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Will Wright, Hon. AIA|LA, was guest at Stratiscope's first Virtual City Impact Lab on April 2.On April 2, City Impact Lab entered the realm of Zoom, with some 20 L.A. leaders and influencers joining us on the journey. Our guest was Will Wright, the Director of Government and Public Affairs for the Los Angeles chapter of the American Institute of Architects (AIA|LA).

As Los Angeles’ chief advocate for better architecture and urban design, Will helps bring together design thinkers and civic leaders to solve problems and set priorities. During our BYOB (bring-your-own-breakfast) online session, he shared his top three tactics for convening a diversity of interests and emerging with forward-moving results:

Tactic #1: Start from a position of research.

Always be learning and striving to understand the different constituencies you’re convening. Listen to a range of community groups and positions and know who’s doing what. And when everyone’s together, observe the natural flow of discussion and ideas.


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Tactic #2: Keep the big picture in mind.

It’s very easy to get lost in the day-to-day conflicts, the objections one party might have to another’s point of view. And in the case of city planning, the media can stir the pot, adding extra drama.  You (and those in discussion) can and will work through them if you have the same goal in sight.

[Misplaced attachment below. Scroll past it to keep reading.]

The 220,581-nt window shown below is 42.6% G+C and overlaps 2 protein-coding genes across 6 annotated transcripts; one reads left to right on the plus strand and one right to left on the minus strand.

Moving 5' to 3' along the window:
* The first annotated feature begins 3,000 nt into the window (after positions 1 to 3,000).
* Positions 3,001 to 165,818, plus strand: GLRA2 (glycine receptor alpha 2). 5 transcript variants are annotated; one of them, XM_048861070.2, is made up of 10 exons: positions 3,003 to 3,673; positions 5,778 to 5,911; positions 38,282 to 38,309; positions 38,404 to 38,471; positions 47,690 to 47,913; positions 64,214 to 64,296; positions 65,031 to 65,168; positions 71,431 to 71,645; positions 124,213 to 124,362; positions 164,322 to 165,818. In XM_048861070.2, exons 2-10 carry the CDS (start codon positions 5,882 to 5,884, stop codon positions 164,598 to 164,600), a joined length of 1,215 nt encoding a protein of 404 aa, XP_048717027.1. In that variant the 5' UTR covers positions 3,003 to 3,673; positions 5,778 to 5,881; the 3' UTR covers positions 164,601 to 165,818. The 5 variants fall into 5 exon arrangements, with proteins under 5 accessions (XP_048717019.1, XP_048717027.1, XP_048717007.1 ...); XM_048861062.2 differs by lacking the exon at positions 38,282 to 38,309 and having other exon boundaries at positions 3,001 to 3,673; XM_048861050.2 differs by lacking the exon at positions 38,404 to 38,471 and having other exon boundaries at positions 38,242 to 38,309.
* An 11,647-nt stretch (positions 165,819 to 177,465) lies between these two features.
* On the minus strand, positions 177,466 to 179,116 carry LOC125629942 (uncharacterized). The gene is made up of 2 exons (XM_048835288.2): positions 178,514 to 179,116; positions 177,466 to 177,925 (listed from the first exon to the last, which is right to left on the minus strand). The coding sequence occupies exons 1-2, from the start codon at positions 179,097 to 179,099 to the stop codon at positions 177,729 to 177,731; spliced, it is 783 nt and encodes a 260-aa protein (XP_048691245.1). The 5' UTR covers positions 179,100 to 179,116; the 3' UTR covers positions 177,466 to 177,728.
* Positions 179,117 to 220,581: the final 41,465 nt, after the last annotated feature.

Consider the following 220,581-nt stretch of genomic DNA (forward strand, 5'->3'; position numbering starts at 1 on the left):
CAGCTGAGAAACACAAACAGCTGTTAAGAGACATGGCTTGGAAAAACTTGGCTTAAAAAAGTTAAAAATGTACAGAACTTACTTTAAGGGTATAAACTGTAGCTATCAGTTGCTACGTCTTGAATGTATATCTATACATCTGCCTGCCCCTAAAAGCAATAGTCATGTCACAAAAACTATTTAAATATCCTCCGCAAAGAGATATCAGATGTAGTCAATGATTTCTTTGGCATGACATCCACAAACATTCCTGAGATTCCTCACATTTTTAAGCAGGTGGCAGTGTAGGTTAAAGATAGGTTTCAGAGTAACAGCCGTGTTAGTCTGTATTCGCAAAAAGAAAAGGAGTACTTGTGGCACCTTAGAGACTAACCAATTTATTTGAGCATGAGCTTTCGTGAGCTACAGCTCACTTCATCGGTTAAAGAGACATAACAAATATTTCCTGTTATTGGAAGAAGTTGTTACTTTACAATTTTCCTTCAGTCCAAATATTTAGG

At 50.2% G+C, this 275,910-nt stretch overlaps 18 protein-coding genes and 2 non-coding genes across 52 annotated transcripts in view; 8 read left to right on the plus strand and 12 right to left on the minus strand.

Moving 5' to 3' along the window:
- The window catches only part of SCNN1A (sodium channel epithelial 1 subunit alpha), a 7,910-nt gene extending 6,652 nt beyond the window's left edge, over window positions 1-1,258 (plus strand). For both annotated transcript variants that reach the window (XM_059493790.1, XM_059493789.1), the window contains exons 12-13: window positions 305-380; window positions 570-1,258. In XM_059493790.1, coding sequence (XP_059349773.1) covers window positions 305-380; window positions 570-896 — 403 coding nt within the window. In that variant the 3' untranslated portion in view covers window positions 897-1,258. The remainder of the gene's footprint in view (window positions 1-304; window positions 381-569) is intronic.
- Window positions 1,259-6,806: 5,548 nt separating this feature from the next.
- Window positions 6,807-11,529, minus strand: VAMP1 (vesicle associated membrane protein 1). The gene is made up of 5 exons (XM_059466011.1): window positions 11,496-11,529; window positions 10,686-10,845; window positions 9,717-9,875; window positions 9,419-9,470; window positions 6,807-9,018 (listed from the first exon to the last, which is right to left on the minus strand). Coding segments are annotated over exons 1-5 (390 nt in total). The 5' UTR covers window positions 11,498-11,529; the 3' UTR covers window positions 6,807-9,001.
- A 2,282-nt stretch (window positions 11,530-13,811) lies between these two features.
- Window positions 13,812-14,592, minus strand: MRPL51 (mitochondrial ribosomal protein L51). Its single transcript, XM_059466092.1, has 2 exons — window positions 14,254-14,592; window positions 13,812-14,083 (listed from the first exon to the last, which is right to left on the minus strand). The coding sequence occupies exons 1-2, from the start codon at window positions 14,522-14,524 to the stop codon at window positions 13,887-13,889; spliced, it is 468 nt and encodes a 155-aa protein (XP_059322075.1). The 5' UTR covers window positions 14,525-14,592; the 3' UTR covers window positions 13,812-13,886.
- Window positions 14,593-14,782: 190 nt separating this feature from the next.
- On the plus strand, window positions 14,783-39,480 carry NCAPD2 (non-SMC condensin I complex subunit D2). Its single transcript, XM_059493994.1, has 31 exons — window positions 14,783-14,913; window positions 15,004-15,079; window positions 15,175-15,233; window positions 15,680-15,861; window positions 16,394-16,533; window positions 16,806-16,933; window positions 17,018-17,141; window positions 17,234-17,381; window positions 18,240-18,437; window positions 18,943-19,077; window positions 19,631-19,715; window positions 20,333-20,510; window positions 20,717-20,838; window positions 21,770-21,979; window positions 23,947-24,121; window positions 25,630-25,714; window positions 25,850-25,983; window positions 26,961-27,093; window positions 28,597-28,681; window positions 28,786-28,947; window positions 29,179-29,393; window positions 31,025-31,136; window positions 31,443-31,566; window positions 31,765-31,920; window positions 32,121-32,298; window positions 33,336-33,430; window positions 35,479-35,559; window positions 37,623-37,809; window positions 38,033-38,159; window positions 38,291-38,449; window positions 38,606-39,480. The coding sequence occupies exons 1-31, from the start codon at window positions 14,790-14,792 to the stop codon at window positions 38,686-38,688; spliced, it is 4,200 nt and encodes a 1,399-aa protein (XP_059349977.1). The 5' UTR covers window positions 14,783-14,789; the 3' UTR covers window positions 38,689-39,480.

Tactic #3: Assemble all the parties necessary to ensure the ecosystem of the decision-makers will survive.

This means convening the right people so that the decisions made support development that is used. enjoyed, and sustainable over the long term. Will expanded on this idea: “The quality of ideas depends on how comfortable the members of the community are with sharing their ideas. Some of the best solutions come when you put two opposing groups together.”

Here’s a snippet:

 

Before we broke up into small-group discussions in virtual “rooms,” Will shared his future vision for Los Angeles as a model of city planning:

“The more time we spend with each other, the more time we spend outdoors, in active mobility, reconnecting with each other, I think the rest of the nation, if not the entire world, will start to look at L.A. as perhaps a bellwether, encouraging other communities going through similar transformations.”

The attendees then broke into smaller groups to discuss the question, “What are you doing to connect with your community at a time when we can’t be together?”

Thanks to all who joined us online. Watch for the announcement of our May Virtual City Impact Lab—see you there!

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